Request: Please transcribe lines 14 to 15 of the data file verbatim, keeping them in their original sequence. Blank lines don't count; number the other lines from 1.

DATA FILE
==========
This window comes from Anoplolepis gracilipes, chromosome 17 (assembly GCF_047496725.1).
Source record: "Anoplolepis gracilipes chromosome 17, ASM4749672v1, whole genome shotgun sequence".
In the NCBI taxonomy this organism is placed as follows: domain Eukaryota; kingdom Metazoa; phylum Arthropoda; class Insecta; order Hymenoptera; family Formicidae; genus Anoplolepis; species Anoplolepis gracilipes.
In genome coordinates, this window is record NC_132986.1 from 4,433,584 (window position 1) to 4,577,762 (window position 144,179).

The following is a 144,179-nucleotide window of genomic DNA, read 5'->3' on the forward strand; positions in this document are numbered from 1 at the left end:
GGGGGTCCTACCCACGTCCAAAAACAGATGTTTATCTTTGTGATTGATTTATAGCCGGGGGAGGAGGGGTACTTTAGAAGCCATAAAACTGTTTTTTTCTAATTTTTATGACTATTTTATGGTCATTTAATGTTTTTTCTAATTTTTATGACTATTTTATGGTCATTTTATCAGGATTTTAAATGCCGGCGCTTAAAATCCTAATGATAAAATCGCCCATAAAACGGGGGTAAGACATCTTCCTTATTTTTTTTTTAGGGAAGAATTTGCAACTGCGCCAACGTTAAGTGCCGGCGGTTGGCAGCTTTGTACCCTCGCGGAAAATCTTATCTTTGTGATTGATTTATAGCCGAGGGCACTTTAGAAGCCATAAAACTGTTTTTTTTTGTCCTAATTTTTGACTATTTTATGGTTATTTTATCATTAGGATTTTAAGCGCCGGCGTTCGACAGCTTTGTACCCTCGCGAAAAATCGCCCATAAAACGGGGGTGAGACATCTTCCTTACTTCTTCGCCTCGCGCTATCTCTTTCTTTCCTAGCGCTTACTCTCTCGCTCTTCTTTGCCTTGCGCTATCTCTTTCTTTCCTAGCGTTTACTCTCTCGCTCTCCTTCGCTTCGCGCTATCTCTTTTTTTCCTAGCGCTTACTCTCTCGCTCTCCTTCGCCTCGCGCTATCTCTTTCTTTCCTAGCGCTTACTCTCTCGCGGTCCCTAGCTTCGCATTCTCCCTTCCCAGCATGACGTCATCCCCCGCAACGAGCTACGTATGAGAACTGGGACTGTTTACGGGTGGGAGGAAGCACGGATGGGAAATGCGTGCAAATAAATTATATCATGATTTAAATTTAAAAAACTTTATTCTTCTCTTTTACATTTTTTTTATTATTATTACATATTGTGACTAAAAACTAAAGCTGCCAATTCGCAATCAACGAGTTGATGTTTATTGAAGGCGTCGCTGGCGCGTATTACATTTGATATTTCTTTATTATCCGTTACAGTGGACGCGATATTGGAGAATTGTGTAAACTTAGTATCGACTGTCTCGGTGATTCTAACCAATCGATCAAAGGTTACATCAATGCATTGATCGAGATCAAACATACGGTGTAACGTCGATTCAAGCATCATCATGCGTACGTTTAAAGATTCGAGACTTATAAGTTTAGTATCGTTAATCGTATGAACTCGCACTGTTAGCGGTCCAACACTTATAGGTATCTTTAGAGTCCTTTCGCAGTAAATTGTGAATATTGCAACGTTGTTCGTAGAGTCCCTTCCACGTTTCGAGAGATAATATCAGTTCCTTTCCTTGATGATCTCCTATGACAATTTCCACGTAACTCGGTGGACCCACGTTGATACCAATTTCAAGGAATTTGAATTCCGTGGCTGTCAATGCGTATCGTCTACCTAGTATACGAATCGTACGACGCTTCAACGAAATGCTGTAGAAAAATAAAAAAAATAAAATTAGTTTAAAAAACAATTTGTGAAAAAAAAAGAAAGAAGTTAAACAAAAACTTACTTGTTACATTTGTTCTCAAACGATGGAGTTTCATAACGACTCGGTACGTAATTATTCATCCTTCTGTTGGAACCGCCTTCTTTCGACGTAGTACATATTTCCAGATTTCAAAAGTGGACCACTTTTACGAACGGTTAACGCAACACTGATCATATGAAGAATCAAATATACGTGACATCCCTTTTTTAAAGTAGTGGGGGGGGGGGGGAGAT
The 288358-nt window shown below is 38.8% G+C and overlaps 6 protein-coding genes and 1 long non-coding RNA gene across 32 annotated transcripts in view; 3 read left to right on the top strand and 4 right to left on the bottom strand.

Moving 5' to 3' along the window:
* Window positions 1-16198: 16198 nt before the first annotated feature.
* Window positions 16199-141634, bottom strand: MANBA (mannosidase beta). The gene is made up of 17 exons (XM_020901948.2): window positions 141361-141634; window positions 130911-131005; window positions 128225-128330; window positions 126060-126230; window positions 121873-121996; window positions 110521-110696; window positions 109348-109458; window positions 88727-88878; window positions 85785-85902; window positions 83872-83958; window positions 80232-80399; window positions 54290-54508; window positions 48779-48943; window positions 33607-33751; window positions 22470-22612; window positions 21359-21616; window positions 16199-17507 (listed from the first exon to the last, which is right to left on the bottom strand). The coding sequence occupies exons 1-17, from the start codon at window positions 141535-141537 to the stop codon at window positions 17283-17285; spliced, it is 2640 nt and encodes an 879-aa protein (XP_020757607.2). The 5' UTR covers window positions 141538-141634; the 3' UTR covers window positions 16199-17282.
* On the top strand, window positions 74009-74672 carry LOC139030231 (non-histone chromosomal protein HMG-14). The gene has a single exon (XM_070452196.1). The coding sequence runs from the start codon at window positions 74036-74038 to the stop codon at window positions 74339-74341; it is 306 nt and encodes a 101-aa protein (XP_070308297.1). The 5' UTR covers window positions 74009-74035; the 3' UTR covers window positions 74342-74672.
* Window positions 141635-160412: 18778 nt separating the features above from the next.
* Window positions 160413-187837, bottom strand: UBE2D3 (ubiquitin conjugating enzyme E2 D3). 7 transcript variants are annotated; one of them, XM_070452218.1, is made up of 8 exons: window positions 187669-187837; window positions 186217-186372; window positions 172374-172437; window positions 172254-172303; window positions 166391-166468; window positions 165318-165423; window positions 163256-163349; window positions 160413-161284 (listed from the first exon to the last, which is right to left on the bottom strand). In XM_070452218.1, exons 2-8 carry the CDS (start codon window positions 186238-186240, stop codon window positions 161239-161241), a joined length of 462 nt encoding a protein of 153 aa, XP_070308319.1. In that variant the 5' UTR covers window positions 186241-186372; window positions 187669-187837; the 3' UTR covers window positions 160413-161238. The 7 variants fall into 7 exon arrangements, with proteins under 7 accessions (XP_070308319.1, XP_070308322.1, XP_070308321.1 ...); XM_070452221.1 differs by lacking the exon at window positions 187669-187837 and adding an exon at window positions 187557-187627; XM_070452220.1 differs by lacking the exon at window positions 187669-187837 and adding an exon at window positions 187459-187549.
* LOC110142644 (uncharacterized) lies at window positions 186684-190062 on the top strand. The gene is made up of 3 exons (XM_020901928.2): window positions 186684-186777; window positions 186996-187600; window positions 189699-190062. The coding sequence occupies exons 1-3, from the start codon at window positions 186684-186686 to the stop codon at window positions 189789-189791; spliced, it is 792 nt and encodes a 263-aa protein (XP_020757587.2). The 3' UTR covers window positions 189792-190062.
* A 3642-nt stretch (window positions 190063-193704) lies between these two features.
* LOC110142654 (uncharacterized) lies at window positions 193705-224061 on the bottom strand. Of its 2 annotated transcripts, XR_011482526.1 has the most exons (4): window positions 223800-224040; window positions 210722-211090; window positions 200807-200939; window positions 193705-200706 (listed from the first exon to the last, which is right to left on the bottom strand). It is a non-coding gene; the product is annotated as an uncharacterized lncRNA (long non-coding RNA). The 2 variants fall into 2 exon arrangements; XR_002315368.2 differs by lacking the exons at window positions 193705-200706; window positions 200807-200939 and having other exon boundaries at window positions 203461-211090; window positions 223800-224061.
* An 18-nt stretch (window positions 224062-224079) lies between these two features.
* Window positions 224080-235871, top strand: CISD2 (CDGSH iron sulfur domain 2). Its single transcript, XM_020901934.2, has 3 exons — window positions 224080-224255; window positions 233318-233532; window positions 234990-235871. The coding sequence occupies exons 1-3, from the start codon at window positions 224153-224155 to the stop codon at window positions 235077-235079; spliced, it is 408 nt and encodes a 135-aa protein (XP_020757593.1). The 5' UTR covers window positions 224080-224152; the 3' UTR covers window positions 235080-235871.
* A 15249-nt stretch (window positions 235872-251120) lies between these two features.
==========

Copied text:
* LOC110142644 (uncharacterized) lies at window positions 186684-190062 on the top strand. The gene is made up of 3 exons (XM_020901928.2): window positions 186684-186777; window positions 186996-187600; window positions 189699-190062. The coding sequence occupies exons 1-3, from the start codon at window positions 186684-186686 to the stop codon at window positions 189789-189791; spliced, it is 792 nt and encodes a 263-aa protein (XP_020757587.2). The 3' UTR covers window positions 189792-190062.
* A 3642-nt stretch (window positions 190063-193704) lies between these two features.